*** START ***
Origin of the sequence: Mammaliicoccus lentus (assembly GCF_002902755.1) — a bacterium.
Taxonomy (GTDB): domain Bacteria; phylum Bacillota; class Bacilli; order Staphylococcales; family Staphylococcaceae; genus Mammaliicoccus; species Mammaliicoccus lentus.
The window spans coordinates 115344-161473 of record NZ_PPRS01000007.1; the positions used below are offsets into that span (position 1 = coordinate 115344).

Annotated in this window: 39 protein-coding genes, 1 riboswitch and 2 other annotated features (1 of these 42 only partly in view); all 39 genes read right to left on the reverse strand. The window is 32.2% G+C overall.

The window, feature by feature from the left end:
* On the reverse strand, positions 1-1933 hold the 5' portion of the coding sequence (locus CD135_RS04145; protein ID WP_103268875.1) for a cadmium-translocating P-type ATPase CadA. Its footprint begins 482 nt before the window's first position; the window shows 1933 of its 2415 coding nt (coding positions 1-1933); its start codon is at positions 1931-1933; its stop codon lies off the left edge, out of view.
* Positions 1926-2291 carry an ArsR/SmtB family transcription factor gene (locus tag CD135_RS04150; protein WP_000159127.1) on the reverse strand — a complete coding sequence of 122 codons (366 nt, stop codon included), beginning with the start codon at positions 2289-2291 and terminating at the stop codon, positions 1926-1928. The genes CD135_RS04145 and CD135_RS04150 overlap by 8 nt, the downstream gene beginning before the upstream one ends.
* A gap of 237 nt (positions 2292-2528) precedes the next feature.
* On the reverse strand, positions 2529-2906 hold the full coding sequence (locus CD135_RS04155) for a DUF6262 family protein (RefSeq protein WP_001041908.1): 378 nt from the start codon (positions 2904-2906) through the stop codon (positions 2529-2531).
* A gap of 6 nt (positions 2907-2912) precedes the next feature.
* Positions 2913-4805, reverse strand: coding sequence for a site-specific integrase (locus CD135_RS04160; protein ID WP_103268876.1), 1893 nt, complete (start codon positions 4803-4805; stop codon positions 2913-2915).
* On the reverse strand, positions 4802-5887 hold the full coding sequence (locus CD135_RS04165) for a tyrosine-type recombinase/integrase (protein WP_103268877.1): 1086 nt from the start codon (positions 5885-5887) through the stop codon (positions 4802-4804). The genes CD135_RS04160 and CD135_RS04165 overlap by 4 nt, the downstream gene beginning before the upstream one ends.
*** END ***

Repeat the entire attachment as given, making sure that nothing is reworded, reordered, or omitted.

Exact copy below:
Origin of the sequence: Mammaliicoccus lentus (assembly GCF_002902755.1) — a bacterium.
Taxonomy (GTDB): domain Bacteria; phylum Bacillota; class Bacilli; order Staphylococcales; family Staphylococcaceae; genus Mammaliicoccus; species Mammaliicoccus lentus.
The window spans coordinates 115344-161473 of record NZ_PPRS01000007.1; the positions used below are offsets into that span (position 1 = coordinate 115344).

Annotated in this window: 39 protein-coding genes, 1 riboswitch and 2 other annotated features (1 of these 42 only partly in view); all 39 genes read right to left on the reverse strand. The window is 32.2% G+C overall.

The window, feature by feature from the left end:
* On the reverse strand, positions 1-1933 hold the 5' portion of the coding sequence (locus CD135_RS04145; protein ID WP_103268875.1) for a cadmium-translocating P-type ATPase CadA. Its footprint begins 482 nt before the window's first position; the window shows 1933 of its 2415 coding nt (coding positions 1-1933); its start codon is at positions 1931-1933; its stop codon lies off the left edge, out of view.
* Positions 1926-2291 carry an ArsR/SmtB family transcription factor gene (locus tag CD135_RS04150; protein WP_000159127.1) on the reverse strand — a complete coding sequence of 122 codons (366 nt, stop codon included), beginning with the start codon at positions 2289-2291 and terminating at the stop codon, positions 1926-1928. The genes CD135_RS04145 and CD135_RS04150 overlap by 8 nt, the downstream gene beginning before the upstream one ends.
* A gap of 237 nt (positions 2292-2528) precedes the next feature.
* On the reverse strand, positions 2529-2906 hold the full coding sequence (locus CD135_RS04155) for a DUF6262 family protein (RefSeq protein WP_001041908.1): 378 nt from the start codon (positions 2904-2906) through the stop codon (positions 2529-2531).
* A gap of 6 nt (positions 2907-2912) precedes the next feature.
* Positions 2913-4805, reverse strand: coding sequence for a site-specific integrase (locus CD135_RS04160; protein ID WP_103268876.1), 1893 nt, complete (start codon positions 4803-4805; stop codon positions 2913-2915).
* On the reverse strand, positions 4802-5887 hold the full coding sequence (locus CD135_RS04165) for a tyrosine-type recombinase/integrase (protein WP_103268877.1): 1086 nt from the start codon (positions 5885-5887) through the stop codon (positions 4802-4804). The genes CD135_RS04160 and CD135_RS04165 overlap by 4 nt, the downstream gene beginning before the upstream one ends.